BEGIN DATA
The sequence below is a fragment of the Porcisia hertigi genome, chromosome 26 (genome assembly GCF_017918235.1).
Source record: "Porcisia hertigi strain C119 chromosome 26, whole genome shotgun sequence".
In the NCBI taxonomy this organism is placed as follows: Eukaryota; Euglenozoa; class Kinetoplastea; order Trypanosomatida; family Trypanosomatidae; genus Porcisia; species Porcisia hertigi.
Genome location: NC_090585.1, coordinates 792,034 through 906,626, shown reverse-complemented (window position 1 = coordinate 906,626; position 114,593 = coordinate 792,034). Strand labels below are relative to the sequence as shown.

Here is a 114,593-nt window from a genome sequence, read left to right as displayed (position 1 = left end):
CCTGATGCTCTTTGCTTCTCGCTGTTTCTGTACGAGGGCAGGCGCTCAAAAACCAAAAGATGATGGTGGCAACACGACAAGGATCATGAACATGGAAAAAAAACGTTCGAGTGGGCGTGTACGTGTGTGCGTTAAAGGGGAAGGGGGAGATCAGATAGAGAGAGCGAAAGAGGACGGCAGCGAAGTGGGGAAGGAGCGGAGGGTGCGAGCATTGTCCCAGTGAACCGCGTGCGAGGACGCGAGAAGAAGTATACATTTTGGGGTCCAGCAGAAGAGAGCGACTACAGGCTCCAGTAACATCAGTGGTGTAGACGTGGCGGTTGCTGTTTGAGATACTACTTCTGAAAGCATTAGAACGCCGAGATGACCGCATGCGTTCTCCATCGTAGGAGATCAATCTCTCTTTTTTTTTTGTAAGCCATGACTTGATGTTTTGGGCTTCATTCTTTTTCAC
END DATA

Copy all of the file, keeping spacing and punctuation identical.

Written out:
The sequence below is a fragment of the Porcisia hertigi genome, chromosome 26 (genome assembly GCF_017918235.1).
Source record: "Porcisia hertigi strain C119 chromosome 26, whole genome shotgun sequence".
In the NCBI taxonomy this organism is placed as follows: Eukaryota; Euglenozoa; class Kinetoplastea; order Trypanosomatida; family Trypanosomatidae; genus Porcisia; species Porcisia hertigi.
Genome location: NC_090585.1, coordinates 792,034 through 906,626, shown reverse-complemented (window position 1 = coordinate 906,626; position 114,593 = coordinate 792,034). Strand labels below are relative to the sequence as shown.

Here is a 114,593-nt window from a genome sequence, read left to right as displayed (position 1 = left end):
CCTGATGCTCTTTGCTTCTCGCTGTTTCTGTACGAGGGCAGGCGCTCAAAAACCAAAAGATGATGGTGGCAACACGACAAGGATCATGAACATGGAAAAAAAACGTTCGAGTGGGCGTGTACGTGTGTGCGTTAAAGGGGAAGGGGGAGATCAGATAGAGAGAGCGAAAGAGGACGGCAGCGAAGTGGGGAAGGAGCGGAGGGTGCGAGCATTGTCCCAGTGAACCGCGTGCGAGGACGCGAGAAGAAGTATACATTTTGGGGTCCAGCAGAAGAGAGCGACTACAGGCTCCAGTAACATCAGTGGTGTAGACGTGGCGGTTGCTGTTTGAGATACTACTTCTGAAAGCATTAGAACGCCGAGATGACCGCATGCGTTCTCCATCGTAGGAGATCAATCTCTCTTTTTTTTTTGTAAGCCATGACTTGATGTTTTGGGCTTCATTCTTTTTCAC